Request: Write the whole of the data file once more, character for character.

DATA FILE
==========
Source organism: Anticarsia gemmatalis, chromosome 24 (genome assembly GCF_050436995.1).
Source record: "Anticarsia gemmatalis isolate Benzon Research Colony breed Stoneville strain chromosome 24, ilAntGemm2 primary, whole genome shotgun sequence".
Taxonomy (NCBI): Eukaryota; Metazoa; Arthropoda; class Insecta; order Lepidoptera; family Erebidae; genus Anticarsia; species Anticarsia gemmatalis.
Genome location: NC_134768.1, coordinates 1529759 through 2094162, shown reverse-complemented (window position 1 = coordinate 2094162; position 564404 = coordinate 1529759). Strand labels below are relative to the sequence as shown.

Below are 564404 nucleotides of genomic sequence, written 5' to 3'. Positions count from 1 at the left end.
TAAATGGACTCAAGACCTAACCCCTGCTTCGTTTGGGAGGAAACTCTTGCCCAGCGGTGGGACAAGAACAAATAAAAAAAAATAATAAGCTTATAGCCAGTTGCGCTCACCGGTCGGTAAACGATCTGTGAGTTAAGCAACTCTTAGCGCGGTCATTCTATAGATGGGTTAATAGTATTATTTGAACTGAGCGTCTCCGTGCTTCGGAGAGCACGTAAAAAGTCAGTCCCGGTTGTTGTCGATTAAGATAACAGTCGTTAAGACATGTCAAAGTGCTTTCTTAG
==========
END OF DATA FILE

Source organism: Anticarsia gemmatalis, chromosome 24 (genome assembly GCF_050436995.1).
Source record: "Anticarsia gemmatalis isolate Benzon Research Colony breed Stoneville strain chromosome 24, ilAntGemm2 primary, whole genome shotgun sequence".
Taxonomy (NCBI): Eukaryota; Metazoa; Arthropoda; class Insecta; order Lepidoptera; family Erebidae; genus Anticarsia; species Anticarsia gemmatalis.
Genome location: NC_134768.1, coordinates 1529759 through 2094162, shown reverse-complemented (window position 1 = coordinate 2094162; position 564404 = coordinate 1529759). Strand labels below are relative to the sequence as shown.

Below are 564404 nucleotides of genomic sequence, written 5' to 3'. Positions count from 1 at the left end.
TAAATGGACTCAAGACCTAACCCCTGCTTCGTTTGGGAGGAAACTCTTGCCCAGCGGTGGGACAAGAACAAATAAAAAAAAATAATAAGCTTATAGCCAGTTGCGCTCACCGGTCGGTAAACGATCTGTGAGTTAAGCAACTCTTAGCGCGGTCATTCTATAGATGGGTTAATAGTATTATTTGAACTGAGCGTCTCCGTGCTTCGGAGAGCACGTAAAAAGTCAGTCCCGGTTGTTGTCGATTAAGATAACAGTCGTTAAGACATGTCAAAGTGCTTTCTTAG